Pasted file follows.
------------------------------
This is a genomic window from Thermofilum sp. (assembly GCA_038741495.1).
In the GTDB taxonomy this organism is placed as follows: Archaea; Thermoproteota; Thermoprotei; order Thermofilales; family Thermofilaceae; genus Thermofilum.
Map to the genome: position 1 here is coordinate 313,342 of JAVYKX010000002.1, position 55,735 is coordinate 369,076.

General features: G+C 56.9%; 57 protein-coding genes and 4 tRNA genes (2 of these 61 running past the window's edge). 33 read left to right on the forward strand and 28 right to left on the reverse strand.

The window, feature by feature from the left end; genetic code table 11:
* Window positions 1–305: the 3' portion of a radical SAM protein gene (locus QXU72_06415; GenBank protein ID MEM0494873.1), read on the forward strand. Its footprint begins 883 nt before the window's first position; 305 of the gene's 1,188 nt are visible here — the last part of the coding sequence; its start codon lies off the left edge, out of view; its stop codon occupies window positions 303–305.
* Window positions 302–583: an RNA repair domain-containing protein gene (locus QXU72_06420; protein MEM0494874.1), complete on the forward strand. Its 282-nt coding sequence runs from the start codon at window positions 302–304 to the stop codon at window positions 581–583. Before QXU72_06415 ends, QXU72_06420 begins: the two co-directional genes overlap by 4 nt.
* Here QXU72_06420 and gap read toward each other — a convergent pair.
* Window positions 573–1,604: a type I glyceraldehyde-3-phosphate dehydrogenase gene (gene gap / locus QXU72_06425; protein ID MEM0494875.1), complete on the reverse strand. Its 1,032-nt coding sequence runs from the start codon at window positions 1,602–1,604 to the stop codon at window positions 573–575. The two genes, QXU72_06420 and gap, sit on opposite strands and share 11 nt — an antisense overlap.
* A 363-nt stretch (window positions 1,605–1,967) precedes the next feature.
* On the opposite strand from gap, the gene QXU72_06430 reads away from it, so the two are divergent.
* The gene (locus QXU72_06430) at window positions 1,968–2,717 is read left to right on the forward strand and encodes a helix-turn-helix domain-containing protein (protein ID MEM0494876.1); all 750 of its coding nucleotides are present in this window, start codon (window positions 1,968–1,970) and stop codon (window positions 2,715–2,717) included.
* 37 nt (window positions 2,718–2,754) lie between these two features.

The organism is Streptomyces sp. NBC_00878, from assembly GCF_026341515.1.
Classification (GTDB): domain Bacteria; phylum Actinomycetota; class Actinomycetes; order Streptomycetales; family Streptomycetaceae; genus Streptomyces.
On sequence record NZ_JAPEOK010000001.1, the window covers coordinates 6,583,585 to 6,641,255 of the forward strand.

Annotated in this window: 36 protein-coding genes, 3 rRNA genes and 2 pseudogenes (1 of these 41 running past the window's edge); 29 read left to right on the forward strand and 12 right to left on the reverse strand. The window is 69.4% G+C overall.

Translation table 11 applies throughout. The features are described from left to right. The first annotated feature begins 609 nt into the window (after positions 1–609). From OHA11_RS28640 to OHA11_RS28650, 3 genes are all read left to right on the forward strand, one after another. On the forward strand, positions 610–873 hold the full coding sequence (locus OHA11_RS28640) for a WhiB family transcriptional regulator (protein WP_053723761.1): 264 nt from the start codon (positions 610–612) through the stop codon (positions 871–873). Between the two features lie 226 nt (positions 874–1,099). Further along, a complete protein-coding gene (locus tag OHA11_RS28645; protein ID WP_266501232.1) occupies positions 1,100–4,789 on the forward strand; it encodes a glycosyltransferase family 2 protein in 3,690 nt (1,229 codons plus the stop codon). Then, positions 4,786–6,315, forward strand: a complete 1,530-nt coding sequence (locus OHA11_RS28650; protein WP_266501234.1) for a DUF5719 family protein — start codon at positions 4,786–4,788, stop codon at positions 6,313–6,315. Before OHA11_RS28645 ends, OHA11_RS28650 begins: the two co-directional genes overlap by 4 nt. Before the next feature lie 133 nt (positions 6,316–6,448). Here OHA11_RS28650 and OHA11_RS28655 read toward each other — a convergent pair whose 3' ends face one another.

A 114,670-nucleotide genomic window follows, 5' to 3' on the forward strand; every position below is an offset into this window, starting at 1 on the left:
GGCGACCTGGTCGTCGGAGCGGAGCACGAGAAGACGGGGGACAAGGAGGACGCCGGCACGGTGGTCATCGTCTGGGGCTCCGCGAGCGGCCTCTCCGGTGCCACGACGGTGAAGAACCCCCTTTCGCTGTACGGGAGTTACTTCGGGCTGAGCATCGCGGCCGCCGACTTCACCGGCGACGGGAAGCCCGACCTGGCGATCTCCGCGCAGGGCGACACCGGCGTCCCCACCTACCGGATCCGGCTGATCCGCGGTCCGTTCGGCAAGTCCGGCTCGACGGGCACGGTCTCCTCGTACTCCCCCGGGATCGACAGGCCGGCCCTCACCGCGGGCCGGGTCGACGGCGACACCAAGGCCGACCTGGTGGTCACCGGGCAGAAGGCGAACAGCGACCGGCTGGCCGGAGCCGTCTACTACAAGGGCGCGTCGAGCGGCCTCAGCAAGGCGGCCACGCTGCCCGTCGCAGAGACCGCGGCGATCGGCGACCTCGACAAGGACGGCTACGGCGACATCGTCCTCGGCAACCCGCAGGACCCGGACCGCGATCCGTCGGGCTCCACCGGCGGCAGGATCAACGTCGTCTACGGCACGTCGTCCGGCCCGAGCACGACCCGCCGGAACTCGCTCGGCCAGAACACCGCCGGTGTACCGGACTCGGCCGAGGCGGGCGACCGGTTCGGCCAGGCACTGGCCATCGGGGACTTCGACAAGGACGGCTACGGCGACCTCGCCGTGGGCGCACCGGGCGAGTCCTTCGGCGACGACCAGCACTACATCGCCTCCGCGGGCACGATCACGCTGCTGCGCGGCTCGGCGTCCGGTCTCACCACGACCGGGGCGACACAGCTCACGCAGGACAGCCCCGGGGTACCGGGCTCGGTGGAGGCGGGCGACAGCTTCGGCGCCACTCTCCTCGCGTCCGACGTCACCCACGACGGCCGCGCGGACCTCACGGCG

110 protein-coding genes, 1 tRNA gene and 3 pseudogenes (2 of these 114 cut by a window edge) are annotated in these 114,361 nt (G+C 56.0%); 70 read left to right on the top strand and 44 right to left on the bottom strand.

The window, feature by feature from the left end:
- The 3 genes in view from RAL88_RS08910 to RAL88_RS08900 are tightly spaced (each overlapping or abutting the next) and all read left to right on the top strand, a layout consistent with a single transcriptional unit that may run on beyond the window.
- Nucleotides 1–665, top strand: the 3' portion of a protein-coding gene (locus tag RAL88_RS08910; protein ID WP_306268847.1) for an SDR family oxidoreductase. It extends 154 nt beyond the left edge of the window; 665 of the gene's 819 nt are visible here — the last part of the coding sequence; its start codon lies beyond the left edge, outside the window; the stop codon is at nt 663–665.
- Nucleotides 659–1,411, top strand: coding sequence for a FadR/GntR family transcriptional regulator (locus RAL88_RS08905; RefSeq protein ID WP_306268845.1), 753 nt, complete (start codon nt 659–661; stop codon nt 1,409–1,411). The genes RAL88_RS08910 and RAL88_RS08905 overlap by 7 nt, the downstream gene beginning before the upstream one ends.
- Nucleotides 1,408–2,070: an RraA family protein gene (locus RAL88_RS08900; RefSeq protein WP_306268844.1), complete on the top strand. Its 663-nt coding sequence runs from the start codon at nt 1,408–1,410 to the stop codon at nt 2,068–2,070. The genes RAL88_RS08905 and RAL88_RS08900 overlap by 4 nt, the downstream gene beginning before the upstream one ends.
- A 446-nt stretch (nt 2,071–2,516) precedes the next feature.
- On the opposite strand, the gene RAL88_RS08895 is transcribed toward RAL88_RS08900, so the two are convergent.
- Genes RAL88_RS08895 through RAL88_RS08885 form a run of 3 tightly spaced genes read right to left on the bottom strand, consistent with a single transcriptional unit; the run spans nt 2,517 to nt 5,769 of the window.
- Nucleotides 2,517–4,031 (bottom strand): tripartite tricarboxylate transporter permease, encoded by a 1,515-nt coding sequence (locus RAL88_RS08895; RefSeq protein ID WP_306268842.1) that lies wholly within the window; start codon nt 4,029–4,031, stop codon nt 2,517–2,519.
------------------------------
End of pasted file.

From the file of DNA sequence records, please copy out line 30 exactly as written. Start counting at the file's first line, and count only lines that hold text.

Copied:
- Nucleotides 2,517–4,031 (bottom strand): tripartite tricarboxylate transporter permease, encoded by a 1,515-nt coding sequence (locus RAL88_RS08895; RefSeq protein ID WP_306268842.1) that lies wholly within the window; start codon nt 4,029–4,031, stop codon nt 2,517–2,519.